“To encourage quick case processing, for many years Mr. Hall sent out weekly emails to the entire office with the subject line, ‘Where We Are,’ outlining how many cases had been decided and whether individuals in the office were meeting their goals,” the report says. “To track the progress of the office on a daily basis, Mr. Hall used a variety of detailed reports that constantly updated him on the status of cases.”
But while Andrus’ focus on efficiency helped the Huntington ODAR become one of the highest producing offices in the country, his methods did little to boost office morale. According to the report, one judge in the office, William Gitlow, said Andrus created a “boot camp” atmosphere.
“I can’t say our morale is much better,” Gitlow said in an email to a colleague, quoted in the report. “Our HOCALJ (Andus) is almost universally despised by the office personnel. We have record numbers of [Equal Employment Opportunity] complaints pending against management. Andus decided that the reason our office wasn’t producing was a lack of adequate pressure and chose to apply a boot camp mentality to the office.”
Into this environment stepped Conn, who leveraged his enormous caseload before the Huntington ODAR to obtain special treatment. This included Andrus creating a special scheduling system for Conn, separate from other cases.
“The new system expedited Mr. Conn’s clients and scheduled them in large blocks so that many of Mr. Conn’s clients would have hearings on the same day,” the report says. “It also ensured that all of his hearings would happen at Huntington ODAR’s remote site in Prestonsburg.”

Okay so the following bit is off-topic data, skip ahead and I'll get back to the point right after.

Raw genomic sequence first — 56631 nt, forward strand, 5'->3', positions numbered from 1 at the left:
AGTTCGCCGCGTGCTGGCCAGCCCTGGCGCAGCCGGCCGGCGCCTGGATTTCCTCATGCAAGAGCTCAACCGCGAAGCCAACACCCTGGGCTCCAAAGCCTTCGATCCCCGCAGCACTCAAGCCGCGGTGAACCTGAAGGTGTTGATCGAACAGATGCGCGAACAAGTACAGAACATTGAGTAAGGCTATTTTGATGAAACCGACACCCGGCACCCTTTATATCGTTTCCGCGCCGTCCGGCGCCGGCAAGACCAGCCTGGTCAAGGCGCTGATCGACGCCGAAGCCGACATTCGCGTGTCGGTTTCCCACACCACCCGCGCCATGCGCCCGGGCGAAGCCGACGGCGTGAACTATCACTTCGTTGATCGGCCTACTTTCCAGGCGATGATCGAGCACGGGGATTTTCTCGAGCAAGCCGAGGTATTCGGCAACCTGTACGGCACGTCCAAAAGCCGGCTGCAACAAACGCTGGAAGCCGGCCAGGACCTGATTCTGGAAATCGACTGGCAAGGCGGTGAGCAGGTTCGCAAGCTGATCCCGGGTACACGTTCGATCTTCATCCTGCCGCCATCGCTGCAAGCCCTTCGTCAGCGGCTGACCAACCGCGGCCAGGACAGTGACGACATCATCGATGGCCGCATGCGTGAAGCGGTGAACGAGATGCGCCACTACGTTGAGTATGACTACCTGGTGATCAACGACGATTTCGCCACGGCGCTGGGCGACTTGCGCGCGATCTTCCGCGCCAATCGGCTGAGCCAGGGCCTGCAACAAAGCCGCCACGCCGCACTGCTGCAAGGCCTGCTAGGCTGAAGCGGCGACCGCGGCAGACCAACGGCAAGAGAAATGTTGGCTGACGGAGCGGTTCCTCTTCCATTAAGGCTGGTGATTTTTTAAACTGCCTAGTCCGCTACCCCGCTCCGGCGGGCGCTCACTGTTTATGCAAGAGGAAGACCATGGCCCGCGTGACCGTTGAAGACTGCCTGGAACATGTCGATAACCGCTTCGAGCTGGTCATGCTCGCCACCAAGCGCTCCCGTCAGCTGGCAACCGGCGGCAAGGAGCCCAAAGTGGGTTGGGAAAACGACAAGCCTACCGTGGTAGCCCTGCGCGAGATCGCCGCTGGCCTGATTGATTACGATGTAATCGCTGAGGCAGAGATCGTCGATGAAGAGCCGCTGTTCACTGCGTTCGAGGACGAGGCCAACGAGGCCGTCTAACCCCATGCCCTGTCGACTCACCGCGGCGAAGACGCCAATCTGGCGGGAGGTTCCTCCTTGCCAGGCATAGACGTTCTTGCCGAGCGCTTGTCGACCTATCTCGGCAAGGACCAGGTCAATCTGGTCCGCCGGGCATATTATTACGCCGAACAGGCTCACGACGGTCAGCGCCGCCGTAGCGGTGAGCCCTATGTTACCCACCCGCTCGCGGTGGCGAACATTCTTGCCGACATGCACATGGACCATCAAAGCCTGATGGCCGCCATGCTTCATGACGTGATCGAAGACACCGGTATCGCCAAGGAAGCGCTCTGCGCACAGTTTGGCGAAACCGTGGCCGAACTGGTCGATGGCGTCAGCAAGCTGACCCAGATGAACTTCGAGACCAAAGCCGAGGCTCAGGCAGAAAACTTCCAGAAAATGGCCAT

Despite the special accommodations, the report says Conn developed a special relationship with Daugherty, resulting in Conn cancelling his clients hearings “if he discovered the case was assigned to a judge other than … Daugherty.”
And despite a requirement that cases be assigned to judges on a rotational basis, Conn would also become available when Daugherty was working, but became “suspiciously unavailable” when other judges were scheduled to hold hearings in Prestonsburg. At one point, Andrus confronted Conn about “judge shopping.”
“After confronting Mr. Conn directly about his ‘suspicious’ availability only when Judge Daugherty was scheduled to hear cases in Prestonsburg, he stated Mr. Conn replied, ‘Well, it was good while it lasted,’” the report says. “This confrontation, however, does not appear to have significantly changed Mr. Conn’s practice.”
Conn’s preference for Daugherty also appears to have been mutual. The report notes that Daugherty would cherry-pick cases in order to be assigned to hear Conn’s cases, and would even reassign himself to a Conn case after it was assigned to another judge.
As word spread that Conn’s cases were heard more quickly than those represented by other attorneys, and were almost always approved, Conn was able to pick up business from across the country. But despite where the clients lived, all of them had their cases heard in Prestonsburg, resulting in Conn being responsible for half of the office’s caseload.
“A key reason Mr. Conn had so many cases at the Huntington office was that he exploited a loophole that enabled him to direct cases from other parts of the country to the office for review,” the report says. “Essentially, he had his claimants ‘waive’ their right to a hearing near where they lived and elect instead to travel to Kentucky.”
Typically, under SSA guidelines, those seeking disability benefits are entitled to a hearing within 75 miles of where they live.
As a result, Conn and Daugherty were able to award disability claims in almost assembly-line fashion. Between 2005 and 2011, Conn brought 3,143 cases before Daugherty, none of which were denied and only 18 of which were dismissed — an approval rate of 99.99 percent.
The report notes a number of recommendations, based on its findings in the Conn Law Office and Huntington ODAR. Among them are:
• To strengthen the quality review process for awarded claims. Once claims are awarded, there is currently no review, because the claimant has no need to appeal. The report suggests SSA implement procedures to review award decisions.
• To review firms earning the most fees from disability cases, “in order to detect abusive conduct.”
• To strengthen judicial analysis of medical opinions and provide focused training for administrative law judges.